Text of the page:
Opossums, as you probably know, are marsupial omnivores. They walk with flat feet and are oddly resistant to snake bites. Even rattlesnakes cannot rattle them—they simply answer with an “Oh, I can resist you!” Even cottonmouths, said by some to be the most deadly of North American snakes, cannot kill them. Their chorus is always the same, “Oh, I can take it!”cottonmouth

I am thinking of these fine marsupials because I saw a family of them pass through my yard this week. They are cute as can be. I have heard that some types are actually domesticated, though I have never met anyone with a pet opossum. And, by the way, they do not sleep hanging by their tails. That is just a rumor presumably started by those who fear bats. But, they do “play possum.” While their first reaction to danger is to hiss like a cat, when deeply frightened, they can actually fall asleep for up to four hours and their body instinctively takes over, pretending that it is that of a dead animal. Their instincts make them secrete a terrible smelling liquid from their anal glands, and their lips curl back like those of a lifeless animal, leaving their teeth bared and showing some foaming saliva. Yet do not worry, for opossums are also quite resistant to rabies and rarely contract the disease.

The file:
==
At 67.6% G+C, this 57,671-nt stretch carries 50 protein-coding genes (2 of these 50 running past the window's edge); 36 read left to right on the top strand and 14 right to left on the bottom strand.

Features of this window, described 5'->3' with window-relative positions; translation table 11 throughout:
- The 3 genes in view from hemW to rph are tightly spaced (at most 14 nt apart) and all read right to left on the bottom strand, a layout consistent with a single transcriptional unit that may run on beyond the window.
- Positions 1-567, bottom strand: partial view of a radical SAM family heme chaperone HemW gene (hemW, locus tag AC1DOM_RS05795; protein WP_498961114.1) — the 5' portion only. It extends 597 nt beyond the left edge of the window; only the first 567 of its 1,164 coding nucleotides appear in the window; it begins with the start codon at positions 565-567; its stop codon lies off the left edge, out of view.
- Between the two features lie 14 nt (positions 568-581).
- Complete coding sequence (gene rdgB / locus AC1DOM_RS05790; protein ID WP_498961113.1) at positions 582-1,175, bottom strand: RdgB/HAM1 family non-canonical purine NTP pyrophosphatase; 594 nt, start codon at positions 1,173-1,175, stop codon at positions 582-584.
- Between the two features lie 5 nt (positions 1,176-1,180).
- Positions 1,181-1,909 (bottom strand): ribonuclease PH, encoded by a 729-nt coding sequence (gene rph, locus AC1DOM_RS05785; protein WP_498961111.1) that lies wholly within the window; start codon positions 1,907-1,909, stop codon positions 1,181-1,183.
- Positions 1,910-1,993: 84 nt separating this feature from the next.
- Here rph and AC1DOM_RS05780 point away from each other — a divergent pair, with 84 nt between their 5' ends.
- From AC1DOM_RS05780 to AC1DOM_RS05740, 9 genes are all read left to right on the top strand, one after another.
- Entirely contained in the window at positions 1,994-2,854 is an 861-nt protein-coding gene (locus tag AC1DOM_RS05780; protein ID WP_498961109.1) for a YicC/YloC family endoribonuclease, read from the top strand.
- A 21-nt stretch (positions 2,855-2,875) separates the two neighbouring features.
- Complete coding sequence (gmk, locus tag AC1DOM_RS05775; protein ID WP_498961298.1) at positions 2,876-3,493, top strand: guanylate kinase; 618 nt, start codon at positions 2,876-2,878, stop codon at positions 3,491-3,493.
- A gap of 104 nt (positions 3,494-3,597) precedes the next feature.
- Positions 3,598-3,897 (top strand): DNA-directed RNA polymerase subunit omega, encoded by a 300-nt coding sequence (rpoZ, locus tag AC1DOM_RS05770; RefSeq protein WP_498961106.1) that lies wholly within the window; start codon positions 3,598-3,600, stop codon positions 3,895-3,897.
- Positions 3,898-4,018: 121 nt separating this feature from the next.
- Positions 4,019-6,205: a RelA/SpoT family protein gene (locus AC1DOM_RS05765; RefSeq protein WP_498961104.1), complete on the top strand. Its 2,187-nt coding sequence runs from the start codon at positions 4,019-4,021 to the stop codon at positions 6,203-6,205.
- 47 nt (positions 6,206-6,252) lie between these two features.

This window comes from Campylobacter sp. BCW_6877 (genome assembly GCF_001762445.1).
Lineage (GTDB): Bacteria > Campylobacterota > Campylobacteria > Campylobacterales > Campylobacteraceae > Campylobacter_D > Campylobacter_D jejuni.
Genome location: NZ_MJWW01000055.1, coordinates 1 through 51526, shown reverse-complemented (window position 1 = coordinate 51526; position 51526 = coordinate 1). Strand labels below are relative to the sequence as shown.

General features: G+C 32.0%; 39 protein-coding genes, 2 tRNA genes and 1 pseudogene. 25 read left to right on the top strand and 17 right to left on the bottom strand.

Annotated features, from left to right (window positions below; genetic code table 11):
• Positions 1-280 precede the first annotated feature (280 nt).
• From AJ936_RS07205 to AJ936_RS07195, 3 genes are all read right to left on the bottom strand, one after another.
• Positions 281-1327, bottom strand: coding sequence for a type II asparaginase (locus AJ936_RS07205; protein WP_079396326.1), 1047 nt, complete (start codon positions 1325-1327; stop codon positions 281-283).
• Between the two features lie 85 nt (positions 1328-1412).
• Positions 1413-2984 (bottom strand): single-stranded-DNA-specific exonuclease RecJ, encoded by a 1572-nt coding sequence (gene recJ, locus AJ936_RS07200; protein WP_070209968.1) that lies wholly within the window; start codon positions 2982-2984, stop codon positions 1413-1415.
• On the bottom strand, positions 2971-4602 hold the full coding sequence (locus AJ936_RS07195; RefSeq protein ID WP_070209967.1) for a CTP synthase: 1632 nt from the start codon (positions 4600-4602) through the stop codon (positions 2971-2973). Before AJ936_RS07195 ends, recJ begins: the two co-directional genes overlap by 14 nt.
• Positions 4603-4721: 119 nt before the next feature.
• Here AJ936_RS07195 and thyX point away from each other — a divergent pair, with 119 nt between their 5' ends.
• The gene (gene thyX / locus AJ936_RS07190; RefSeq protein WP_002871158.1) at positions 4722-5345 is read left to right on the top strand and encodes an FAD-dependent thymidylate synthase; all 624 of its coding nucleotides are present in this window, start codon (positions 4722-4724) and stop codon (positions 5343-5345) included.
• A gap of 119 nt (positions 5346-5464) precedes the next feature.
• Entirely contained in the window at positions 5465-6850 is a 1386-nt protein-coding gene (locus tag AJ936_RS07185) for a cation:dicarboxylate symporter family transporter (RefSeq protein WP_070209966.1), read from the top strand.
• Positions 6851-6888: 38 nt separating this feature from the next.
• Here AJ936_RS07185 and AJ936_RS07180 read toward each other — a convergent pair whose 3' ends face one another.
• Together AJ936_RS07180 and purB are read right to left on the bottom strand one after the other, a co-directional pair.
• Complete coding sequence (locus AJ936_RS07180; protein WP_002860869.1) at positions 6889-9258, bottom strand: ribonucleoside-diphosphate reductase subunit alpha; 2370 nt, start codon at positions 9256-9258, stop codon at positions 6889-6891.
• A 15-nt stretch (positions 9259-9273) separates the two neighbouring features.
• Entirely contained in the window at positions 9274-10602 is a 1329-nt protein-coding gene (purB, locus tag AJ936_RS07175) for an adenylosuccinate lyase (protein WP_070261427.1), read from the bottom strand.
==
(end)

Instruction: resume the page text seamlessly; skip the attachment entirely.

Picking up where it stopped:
Now why, you might wonder, am I taking so much time to delineate the particular features of an animal whose name has as much to do with the Latin “Oh I can!” as the Titanic’s has to do with Santa Claus, men’s formal dress and sunbathing. I am doing so because, of course, I find these animals fascinating. Their innate and unconscious capacity to play dead is intriguing to me: If only more nations would exercise such restraint when provoked by an aggressor. And the fact that they do not sleep by hanging from their tails—well that’s interesting, too, simply because of the misinformation that I received in fourth grade. Where did my teacher, Mrs. Hendrickson, get that inaccurate description of these creatures? How did it go viral back in the days when nothing could do so because there was no Internet? Further, opossums are migratory. They don’t tend to stay in one place, unless they happen to have a good supply of food and water there. It stands to reason, but who knew?